Saturday, September 13, 2014

9/13/2014 A Fish Fry!

(On the Road WEST)

We were on the road this morning and heading towards western Missouri.  We’re going to see a niece and nephew and meet their families for the first time.

Destination today is a small town called Clinton.

On the way we stopped at a rest stop which had some unique picnic table shelters.



Now Bob and I were riding quietly, both lost in our own thoughts.  All of a sudden we were brought out of our quiet time with a jolt!  Picture this.  Summer time, farm land, crops growing, a crop duster doing his thing.  You know the sound the plane makes as it makes its turn to do another pass?  That whine?  Yeah, that sound!  We heard that sound magnified by ten.  The sound came out of nowhere.  This idiot passed us on the right, driving on the shoulder of the highway.  As his tires passed over this, behind us, the sound was certainly unexpected and very loud!

I saw this flash of red out of the corner of my eye  as he flew by us, we were going 60 something, and he passed and crossed over the strip again we realized what it was.   Before we could even speak he was past us, in the left lane and a dozen car lengths ahead of us.  We just looked at each other, stunned. 

As we pulled into the town of Clinton we both took note of fields and fields of what looked like really different looking corn.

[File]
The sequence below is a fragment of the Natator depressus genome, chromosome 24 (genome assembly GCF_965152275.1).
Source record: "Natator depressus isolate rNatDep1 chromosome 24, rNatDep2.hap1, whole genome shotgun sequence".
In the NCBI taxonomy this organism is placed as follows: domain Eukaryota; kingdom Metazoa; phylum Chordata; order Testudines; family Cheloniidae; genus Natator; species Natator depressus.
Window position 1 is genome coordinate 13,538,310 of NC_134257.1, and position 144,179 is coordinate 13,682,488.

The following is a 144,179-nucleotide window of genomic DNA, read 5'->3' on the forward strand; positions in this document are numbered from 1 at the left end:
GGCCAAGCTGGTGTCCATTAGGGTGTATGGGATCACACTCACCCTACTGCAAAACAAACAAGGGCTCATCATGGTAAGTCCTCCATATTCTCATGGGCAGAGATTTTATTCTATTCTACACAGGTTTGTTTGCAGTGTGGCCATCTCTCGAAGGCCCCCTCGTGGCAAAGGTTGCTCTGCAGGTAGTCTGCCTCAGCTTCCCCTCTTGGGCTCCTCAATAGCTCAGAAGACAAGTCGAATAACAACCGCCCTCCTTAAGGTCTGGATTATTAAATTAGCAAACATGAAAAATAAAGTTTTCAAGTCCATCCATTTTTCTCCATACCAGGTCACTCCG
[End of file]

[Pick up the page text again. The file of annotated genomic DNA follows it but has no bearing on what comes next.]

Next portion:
It certainly was as not as tall as the corn we’ve been seeing and the tassels at the top were much darker in color.

As I was signing into the Cozy Corner RV Park I asked the lady behind the desk about what kind of corn was growing.  She chuckled and said, that’s not corn, that milo.  Milo, something we’ve never heard of before.  With a quick Google I found the following.

Milo (or more commonly referred to as "Grain Sorghum") is a grain product that is grown in hot dry climates that cannot sustain corn. It is used in many parts of the world as a food grain for human consumption. However, in the United States it is more commonly used as an ingredient in the production of animal and livestock feeds.
We got set up into our spot and within minutes the men in the park were coming to check out the beast.

We noticed that a man riding a small front end loader was collecting picnic tables from all over the park and depositing them across the street from us under and around a pole barn type structure.  Soon after here came the grills.  The park was holding their annual catfish fry.  The fellas invited us and I had to come up with a dish to bring.  I was totally unprepared for this.  I opened the cupboards and they looked much Old Mother Hubbard’s>  What to do, what to do.   rooted around and finally came across two cans of baked beans.  That’ll work!

So at six we were off to a catfish fry.  The people were absolutely as friendly as could be and included us in their conversations.

There were about a hundred people or so, so you can imagine how much food there was.  Luckily, there was a crock pot of baked beans and my dish.    When I saw all the serving dishes lined up I was afraid that there was going to be ten of them filled with beans.  I went home with only half a can’s worth left.

We stayed and chatted until it started getting dark and then went in for the evening.  Tomorrow we’ll see family.

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